CHAPTER 3 – What You See is What You Get


I turned out to be wrong about the snow. We got a dust of it around midnight, but then the sky cleared, and the next morning dawned bright and sunny. In fact, it wasn't until almost October that we actually got any decent snow. Mr. Nakayama would come in and stand behind Bethney, looking out the window at the sunlight pouring in and muttering horrible things in English, Spanish, and Japanese.

The day it finally snowed, though, it did so with a vengeance. We went to bed under clear skies and woke up to four inches of snow, with more falling. When I left for work, nobody had shoveled the sidewalks yet, and the poor paperboy was slogging along through it, having to push his wagon instead of pulling it.

"Here," I said, as he trudged up the driveway. "I'll take that... save you some steps."

"Thanks," he panted gratefully, handing me a rolled-up paper.

I did my own share of slogging up the hill towards the store, but I was in a good mood regardless. Mr. Nakayama begrudges every cent he pays us, especially those of us, like me, who make more than minimum wage, but if it looked like we were in for a long, white, and busy winter, he might just be inclined to be generous. When they opened the ski runs, I decided, I'd ask him about it.

The snow in the parking lot outside the store already had a fair share of tire tracks in it, but there were parts where it was still fresh, and a few undisturbed deer prints. I smiled and started up the steps to the store.

"Morning," I said to Bethney.

"Morning!" a bright voice replied.

I nearly had a heart attack before I realized that Fuuyumi had opened the front door of the store and was standing there smiling at me... which was in fact hardly less disconcerting than the idea that a cardboard cutout was starting to talk back to me. Fuuyumi being on time to work was right up there with Rob Schneider winning an Oscar. The world had to be coming to an end.

"You're early," I said.

She nodded. "Daddy drove me. I didn't want to walk in the snow in my new shoes. See?" She put a foot forward so I could inspect the red leather monstrosities. It took some effort not to ask whether I'd just missed the Lollipop Guild. "Oh, and guess what?" she added.


Fuuyumi beamed. "Daddy says we can wear our costumes to work on Hallowe'en this year!"

This time, I couldn't keep the acidic comment in. "Fuuyumi, what grade are you in again?"

She rolled her eyes. "Oh, fine, then, just *be* a party pooper." She continued to stand there with the door wide open as I kicked the snow off my sneakers and came inside. "Just don't mention it to him when he comes in this afternoon. I don't want him to change his mind."

"Why would he change his mind?" I asked, taking off my coat. I looked around for Michelle and spotted her kneeling in front of the counter, arranging rows of newspapers with headlines like 'I Had Bigfoot's Baby' and 'Backalley Boys Gay Love Triangle'.

"Close the door, please," she said, without looking up.

"Sorry." Fuuyumi let it swing shut, then followed me as I went to the back room to hang up my stuff. "He might change his mind," she said, "because he found out that apparently the state's going to up the minimum wage again, so now he he's acting all growly. He says nobody around here earns the money they already *get*. It's a good thing I asked him last night, huh?"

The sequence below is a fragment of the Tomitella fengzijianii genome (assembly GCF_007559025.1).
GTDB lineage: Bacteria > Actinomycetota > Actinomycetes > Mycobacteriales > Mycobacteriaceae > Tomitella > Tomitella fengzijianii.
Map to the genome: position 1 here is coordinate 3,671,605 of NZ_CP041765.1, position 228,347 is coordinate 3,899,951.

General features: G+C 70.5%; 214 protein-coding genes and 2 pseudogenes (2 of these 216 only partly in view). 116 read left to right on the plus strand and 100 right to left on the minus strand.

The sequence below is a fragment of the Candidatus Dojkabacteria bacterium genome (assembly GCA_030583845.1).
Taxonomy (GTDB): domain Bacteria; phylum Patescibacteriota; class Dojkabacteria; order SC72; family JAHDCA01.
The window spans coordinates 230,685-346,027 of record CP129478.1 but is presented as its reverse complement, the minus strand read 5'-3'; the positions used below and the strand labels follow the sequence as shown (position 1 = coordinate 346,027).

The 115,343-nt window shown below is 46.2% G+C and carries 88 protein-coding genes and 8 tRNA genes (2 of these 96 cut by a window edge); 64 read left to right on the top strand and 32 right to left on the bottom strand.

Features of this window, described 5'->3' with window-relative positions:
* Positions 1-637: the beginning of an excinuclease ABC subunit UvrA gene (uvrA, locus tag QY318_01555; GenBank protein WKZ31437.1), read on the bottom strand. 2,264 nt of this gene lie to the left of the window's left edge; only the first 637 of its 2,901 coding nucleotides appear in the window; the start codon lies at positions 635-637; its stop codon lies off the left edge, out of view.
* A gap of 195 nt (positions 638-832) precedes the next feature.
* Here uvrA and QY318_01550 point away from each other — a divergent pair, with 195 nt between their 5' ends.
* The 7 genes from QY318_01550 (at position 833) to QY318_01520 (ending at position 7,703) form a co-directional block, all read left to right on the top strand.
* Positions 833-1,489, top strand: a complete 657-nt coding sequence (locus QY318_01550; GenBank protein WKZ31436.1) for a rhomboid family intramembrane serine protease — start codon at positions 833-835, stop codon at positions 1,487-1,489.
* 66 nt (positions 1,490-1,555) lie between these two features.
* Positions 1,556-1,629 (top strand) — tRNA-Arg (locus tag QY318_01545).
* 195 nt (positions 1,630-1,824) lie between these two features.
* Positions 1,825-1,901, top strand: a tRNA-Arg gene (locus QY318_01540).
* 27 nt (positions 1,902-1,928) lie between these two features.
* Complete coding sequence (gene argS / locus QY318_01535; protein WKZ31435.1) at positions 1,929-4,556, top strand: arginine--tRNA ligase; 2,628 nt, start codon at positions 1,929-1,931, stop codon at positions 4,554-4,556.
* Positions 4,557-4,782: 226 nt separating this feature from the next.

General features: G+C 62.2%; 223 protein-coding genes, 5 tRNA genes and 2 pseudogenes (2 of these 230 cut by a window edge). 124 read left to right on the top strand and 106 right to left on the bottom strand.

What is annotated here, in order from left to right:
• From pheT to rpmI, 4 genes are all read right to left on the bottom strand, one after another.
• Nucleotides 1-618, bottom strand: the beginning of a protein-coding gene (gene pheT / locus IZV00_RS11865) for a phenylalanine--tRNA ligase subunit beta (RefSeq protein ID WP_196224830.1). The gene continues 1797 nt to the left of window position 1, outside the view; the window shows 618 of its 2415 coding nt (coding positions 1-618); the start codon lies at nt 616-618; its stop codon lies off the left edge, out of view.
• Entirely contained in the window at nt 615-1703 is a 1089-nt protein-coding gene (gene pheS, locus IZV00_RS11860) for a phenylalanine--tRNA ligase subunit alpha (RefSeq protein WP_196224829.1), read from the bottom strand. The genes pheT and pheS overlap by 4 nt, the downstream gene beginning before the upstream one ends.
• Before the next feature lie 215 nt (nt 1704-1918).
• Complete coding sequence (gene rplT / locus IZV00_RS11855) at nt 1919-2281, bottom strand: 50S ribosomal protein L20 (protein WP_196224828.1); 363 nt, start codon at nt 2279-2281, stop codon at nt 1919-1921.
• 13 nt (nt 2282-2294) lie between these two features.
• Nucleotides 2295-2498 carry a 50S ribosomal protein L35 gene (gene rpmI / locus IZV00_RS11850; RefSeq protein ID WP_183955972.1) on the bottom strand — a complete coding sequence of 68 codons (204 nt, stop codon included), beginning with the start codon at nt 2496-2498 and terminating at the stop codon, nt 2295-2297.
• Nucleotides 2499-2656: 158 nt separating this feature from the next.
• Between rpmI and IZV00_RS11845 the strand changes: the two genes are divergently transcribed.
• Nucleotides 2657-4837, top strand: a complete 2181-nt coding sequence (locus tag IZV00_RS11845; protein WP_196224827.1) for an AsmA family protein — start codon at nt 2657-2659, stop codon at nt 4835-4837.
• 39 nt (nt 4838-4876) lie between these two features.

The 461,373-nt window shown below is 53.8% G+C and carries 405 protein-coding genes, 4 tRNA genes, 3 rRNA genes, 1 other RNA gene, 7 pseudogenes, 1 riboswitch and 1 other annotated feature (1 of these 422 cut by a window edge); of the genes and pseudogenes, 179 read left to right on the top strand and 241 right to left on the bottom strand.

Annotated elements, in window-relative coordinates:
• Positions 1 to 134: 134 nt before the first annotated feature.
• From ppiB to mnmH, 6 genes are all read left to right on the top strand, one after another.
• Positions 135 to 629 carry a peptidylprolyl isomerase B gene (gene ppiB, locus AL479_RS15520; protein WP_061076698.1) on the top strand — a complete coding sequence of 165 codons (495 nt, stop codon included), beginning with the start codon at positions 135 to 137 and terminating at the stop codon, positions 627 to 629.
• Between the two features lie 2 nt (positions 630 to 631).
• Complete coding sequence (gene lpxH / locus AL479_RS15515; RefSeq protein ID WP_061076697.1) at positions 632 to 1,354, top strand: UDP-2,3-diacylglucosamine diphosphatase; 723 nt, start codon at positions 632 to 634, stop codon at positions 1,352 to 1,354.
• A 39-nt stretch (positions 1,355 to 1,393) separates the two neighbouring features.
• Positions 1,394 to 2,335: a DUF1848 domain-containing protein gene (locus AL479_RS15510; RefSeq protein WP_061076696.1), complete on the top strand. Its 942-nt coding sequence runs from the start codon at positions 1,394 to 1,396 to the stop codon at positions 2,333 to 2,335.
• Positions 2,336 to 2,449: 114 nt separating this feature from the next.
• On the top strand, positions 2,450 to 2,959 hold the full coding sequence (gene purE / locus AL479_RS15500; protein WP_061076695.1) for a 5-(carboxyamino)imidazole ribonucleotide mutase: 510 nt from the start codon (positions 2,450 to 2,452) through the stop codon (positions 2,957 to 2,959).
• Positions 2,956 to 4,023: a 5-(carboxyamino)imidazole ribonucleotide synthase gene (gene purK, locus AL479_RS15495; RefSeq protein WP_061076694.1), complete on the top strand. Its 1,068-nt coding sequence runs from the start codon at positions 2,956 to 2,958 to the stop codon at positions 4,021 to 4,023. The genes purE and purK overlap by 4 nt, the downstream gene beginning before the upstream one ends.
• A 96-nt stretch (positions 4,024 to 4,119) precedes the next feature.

I blinked. It shouldn't have, but it took my brain a few seconds to sort through what she'd said and pick out the implications of it... and then I could almost hear the flush as my raise went down the toilet. If minimum wage went up that would mean Mr. Nakayama in a sour mood for the next six months, while all the stupid high school kids who work here to kill time got more money and those of us who actually consider this a *job* got *nothing*.

"Yeah," I said sourly. "Lucky."

Fuuyumi shook her head. "Jo, like what is your *problem* all the time? Lighten up! Don't you ever have fun?"

"Of course I do," I said, trying to remember the last time I'd really gone out of my way to enjoy myself. That must've been when Chey and I went to Portland to see the Barenaked Ladies. That had been in early July, before Fuuyumi even started working here.

"Then why do you always have such a bug up your butt at work?" she wanted to know. "No, wait, let me guess... you don't think you get paid enough, right? Geeze, you mop floors and sell people gummy bears all day! How much money do you really think that's worth?"

I hung up my coat and mittens in the back, and didn't answer. I could feel my fuse burning down. In a minute I was going to blow up, she would go crying to Daddy, and I would lose my job.

"What do you need the money for anyway?" she went on. "I mean you live with your parents, right? Don't tell me your *parents* charge you room and board."

"They don't," I replied tersely.

"Then what do you care what you're paid?"

"I don't!" I snapped. "I just work here because dirty floors and gummy bears are so much *fun*! I'm trying to save money for school, okay? Some of us can't just go and ask Daddy for a job!"

Fuuyumi opened her mouth, hesitated, and shut it again. "Oh."

"So no," I concluded. "I don't think I get paid enough, and I reserve the right to be bitchy about it."

"I'm sorry," she said meekly. "I didn't realize it mattered that much."

I wasn't in an apology-accepting mood. "Yeah, well some of us happen to think these things matter." I put my cap on, grabbed the push broom, and went to work off some hostility on last night's dust.

Michelle put the last newspaper in the rack and stood up, brushing grit from the floor off her legs. "What was that all about?"